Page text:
|By Brett Weiss
CHICAGO—Another day, another record Frazetta sale.
On May 16, the Chicago branch of Heritage Auctions sold Frank Frazetta’s 1969 fantasy painting entitled Egyptian Queen for $5.4 million to a bidder who has chosen to remain anonymous. This easily eclipses the previous Frazetta record of $1.79 million paid for Death Dealer 6, which Heritage sold in May of 2018.
The Egyptian Queen sale was not only the highest price ever realized for a Frazetta work, it set a house record as the most expensive item ever sold by Heritage, beating the 2016 sale of a luxury Dallas estate by nearly half a million dollars.
One of Frazetta’s best-known paintings, Egyptian Queen is a striking image revered for its dynamism, color, lighting, ornate column, mysterious central character, and overall magnificence. It originally appeared as the cover of a mass market comic book magazine, Eerie #23, issued by Warren Publishing in 1969. In subsequent years, Frazetta reprinted the painting as a very popular poster and print that hung in dorm rooms, bedrooms, and comic book stores all over the country.
According to Heritage Auctions Vice President Todd Hignite, the sale of Egyptian Queen, which had been in the Frazetta family since its creation 50 years ago, puts Frazetta in fine company. In a press release, he said, “This result elevates Frank Frazetta’s art into the stratosphere of visual narrative art on a par with the likes of Norman Rockwell, Maxfield Parrish, and other luminaries.”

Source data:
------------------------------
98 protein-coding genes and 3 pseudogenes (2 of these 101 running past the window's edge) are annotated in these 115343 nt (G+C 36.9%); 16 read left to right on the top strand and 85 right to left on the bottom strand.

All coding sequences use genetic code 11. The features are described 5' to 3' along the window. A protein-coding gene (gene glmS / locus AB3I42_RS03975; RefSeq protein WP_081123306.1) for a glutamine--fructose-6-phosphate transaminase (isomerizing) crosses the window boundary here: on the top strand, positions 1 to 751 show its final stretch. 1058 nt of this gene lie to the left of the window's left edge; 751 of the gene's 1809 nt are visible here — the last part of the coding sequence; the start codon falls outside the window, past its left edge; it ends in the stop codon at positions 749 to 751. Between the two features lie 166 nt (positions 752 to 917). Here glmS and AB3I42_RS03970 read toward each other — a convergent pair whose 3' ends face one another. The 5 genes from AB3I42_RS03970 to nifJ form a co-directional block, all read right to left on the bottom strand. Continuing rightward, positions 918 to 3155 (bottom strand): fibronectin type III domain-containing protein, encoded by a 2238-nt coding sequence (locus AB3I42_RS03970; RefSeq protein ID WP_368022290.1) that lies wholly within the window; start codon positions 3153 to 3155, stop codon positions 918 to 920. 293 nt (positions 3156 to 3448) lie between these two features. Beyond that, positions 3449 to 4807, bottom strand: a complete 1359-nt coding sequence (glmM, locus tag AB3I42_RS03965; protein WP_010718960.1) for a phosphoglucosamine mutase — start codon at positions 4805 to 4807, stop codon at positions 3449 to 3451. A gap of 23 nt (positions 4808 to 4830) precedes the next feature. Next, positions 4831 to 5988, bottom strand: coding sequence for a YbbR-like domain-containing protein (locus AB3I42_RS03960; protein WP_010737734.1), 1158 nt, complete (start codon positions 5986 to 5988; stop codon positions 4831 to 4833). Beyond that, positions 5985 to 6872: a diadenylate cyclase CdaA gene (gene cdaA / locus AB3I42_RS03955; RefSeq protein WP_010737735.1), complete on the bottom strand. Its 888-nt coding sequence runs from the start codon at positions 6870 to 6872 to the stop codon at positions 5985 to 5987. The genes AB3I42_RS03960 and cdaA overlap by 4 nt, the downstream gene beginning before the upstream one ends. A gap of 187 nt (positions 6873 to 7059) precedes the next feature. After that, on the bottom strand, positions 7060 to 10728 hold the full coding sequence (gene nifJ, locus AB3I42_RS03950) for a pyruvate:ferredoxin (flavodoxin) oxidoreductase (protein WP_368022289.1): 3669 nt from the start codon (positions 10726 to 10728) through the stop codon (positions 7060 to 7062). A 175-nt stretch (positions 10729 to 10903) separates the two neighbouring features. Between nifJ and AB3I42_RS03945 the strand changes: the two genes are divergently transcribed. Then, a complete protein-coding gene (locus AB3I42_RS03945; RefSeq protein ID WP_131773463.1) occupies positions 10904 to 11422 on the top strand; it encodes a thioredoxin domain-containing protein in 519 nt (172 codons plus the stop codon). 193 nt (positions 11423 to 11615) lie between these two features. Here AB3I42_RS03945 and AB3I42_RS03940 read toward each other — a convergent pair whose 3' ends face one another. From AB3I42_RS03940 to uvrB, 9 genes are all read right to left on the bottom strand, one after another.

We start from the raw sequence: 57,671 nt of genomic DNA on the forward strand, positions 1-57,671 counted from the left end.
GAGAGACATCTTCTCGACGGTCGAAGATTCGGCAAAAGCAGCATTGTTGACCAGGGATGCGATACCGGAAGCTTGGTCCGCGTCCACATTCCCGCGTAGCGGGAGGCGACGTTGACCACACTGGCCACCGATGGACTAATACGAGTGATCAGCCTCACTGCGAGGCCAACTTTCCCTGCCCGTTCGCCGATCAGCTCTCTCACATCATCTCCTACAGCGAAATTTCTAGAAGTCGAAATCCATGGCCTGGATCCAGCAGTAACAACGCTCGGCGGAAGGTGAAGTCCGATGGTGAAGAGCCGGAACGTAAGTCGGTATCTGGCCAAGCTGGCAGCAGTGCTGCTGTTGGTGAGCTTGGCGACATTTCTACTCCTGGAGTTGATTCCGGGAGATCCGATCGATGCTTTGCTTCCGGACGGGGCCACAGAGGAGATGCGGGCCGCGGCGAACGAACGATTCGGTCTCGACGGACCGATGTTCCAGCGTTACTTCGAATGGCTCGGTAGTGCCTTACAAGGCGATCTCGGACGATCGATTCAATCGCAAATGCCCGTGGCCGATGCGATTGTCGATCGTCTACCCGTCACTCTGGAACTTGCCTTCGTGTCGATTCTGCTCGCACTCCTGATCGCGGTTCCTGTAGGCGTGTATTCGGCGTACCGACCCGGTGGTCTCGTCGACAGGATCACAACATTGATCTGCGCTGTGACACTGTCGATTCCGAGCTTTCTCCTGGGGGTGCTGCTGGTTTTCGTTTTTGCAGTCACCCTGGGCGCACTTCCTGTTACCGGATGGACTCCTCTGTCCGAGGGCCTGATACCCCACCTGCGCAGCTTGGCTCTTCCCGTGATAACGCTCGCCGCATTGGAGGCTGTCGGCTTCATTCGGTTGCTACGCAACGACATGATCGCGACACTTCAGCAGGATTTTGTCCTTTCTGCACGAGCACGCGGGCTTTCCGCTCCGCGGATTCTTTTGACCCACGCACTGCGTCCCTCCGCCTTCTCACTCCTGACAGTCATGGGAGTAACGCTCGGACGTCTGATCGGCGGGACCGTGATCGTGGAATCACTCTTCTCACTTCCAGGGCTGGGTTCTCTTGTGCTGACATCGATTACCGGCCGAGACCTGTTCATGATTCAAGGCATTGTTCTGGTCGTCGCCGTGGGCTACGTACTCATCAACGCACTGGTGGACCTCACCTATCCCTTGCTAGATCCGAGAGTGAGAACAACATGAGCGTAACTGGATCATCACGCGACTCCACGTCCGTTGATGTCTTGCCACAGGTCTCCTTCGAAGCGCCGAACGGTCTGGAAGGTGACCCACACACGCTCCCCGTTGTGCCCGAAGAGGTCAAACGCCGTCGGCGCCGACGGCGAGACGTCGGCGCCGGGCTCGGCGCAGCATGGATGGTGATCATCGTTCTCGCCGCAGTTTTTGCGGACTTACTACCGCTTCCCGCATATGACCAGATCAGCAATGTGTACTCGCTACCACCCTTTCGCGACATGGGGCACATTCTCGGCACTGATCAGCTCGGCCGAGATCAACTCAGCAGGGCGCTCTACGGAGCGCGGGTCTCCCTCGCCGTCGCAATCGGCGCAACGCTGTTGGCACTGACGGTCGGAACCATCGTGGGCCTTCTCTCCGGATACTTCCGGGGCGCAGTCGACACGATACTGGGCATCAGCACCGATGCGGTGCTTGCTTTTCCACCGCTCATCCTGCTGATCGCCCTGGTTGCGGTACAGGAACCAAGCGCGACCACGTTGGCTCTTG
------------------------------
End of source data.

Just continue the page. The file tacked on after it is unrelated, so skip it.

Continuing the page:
“Frazetta was a technical master,” added Roberta Kramer, Managing Director for Chicago Heritage, in a phone interview. “He’s considered a godfather or grandfather of the fantasy genre — however you want to put it.”
Over the past couple of decades — the last few years in particular — fantasy, science fiction, and comic book art has skyrocketed in value. It is now chic to be geek, and Kramer believes she knows why.
“Geek culture is more popular because there’s so much more of it,” she said. “The internet probably has a good deal to do with it. A lot of stuff that is science fiction has come to pass, and we have all of this technology. Being a geek about it is cool.”
This is in direct contrast to when Kramer was younger.
“Decades ago, you didn’t dare tell anyone you went to high school with that you read comics,” she said. “You would have gotten stuffed into a locker. The kids who were way into fantasy and science fiction were considered nerds. Always picked last for dodge ball, and they certainly didn’t date cheerleaders. My son who is in his 20s says it’s cool to be a geek.”
The elevation of Frazetta to a master and the high prices realized for his paintings has had an enormous impact on the sales of similar art, particularly the works of such fantasists as Ken Kelly, Boris Vallejo, and Jeffrey Jones.
“We often see that when a genre of painting starts to take off in terms of popularity and in terms of auction prices, other good artists in that genre will also start to climb and increase in value,” Kramer said. “Now that the Frazettas are getting out of most people’s reach, the collecting public and the people who are interested start finding other artists who are very good, but aren’t necessarily a household name. As they say, the rising tide lifts all ships.”